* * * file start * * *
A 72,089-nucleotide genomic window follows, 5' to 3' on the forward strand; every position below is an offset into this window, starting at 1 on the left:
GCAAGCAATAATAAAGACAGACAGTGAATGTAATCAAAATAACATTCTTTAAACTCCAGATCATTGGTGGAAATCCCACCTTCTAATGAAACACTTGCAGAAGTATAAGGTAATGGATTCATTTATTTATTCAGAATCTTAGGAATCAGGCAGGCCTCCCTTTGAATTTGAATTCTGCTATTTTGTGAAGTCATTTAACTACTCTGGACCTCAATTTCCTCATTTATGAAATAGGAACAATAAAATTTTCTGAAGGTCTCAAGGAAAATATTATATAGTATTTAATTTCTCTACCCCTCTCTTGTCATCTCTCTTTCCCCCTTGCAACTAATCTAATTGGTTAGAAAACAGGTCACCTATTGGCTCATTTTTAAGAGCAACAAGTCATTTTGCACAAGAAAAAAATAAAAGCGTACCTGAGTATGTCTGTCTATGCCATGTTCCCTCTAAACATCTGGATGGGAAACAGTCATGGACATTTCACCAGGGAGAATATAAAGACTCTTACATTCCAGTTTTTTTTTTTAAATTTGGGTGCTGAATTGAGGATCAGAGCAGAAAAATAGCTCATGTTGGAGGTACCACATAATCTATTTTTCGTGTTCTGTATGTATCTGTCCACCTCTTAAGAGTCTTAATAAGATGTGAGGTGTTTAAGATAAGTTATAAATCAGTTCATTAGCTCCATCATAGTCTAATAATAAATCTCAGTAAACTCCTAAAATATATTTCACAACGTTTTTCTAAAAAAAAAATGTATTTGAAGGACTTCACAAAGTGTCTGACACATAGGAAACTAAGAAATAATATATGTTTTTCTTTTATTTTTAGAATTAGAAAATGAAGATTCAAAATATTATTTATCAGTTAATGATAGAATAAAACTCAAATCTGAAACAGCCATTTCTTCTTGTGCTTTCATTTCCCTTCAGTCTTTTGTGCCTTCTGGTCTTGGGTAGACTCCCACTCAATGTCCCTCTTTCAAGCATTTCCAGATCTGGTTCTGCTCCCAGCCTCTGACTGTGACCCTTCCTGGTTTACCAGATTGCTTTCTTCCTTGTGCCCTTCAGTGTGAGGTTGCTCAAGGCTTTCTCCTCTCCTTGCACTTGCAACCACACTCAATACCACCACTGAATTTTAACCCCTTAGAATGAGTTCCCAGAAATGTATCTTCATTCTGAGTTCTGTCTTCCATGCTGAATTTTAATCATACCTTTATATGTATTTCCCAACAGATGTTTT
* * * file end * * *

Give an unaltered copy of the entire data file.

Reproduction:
A 72,089-nucleotide genomic window follows, 5' to 3' on the forward strand; every position below is an offset into this window, starting at 1 on the left:
GCAAGCAATAATAAAGACAGACAGTGAATGTAATCAAAATAACATTCTTTAAACTCCAGATCATTGGTGGAAATCCCACCTTCTAATGAAACACTTGCAGAAGTATAAGGTAATGGATTCATTTATTTATTCAGAATCTTAGGAATCAGGCAGGCCTCCCTTTGAATTTGAATTCTGCTATTTTGTGAAGTCATTTAACTACTCTGGACCTCAATTTCCTCATTTATGAAATAGGAACAATAAAATTTTCTGAAGGTCTCAAGGAAAATATTATATAGTATTTAATTTCTCTACCCCTCTCTTGTCATCTCTCTTTCCCCCTTGCAACTAATCTAATTGGTTAGAAAACAGGTCACCTATTGGCTCATTTTTAAGAGCAACAAGTCATTTTGCACAAGAAAAAAATAAAAGCGTACCTGAGTATGTCTGTCTATGCCATGTTCCCTCTAAACATCTGGATGGGAAACAGTCATGGACATTTCACCAGGGAGAATATAAAGACTCTTACATTCCAGTTTTTTTTTTTAAATTTGGGTGCTGAATTGAGGATCAGAGCAGAAAAATAGCTCATGTTGGAGGTACCACATAATCTATTTTTCGTGTTCTGTATGTATCTGTCCACCTCTTAAGAGTCTTAATAAGATGTGAGGTGTTTAAGATAAGTTATAAATCAGTTCATTAGCTCCATCATAGTCTAATAATAAATCTCAGTAAACTCCTAAAATATATTTCACAACGTTTTTCTAAAAAAAAAATGTATTTGAAGGACTTCACAAAGTGTCTGACACATAGGAAACTAAGAAATAATATATGTTTTTCTTTTATTTTTAGAATTAGAAAATGAAGATTCAAAATATTATTTATCAGTTAATGATAGAATAAAACTCAAATCTGAAACAGCCATTTCTTCTTGTGCTTTCATTTCCCTTCAGTCTTTTGTGCCTTCTGGTCTTGGGTAGACTCCCACTCAATGTCCCTCTTTCAAGCATTTCCAGATCTGGTTCTGCTCCCAGCCTCTGACTGTGACCCTTCCTGGTTTACCAGATTGCTTTCTTCCTTGTGCCCTTCAGTGTGAGGTTGCTCAAGGCTTTCTCCTCTCCTTGCACTTGCAACCACACTCAATACCACCACTGAATTTTAACCCCTTAGAATGAGTTCCCAGAAATGTATCTTCATTCTGAGTTCTGTCTTCCATGCTGAATTTTAATCATACCTTTATATGTATTTCCCAACAGATGTTTT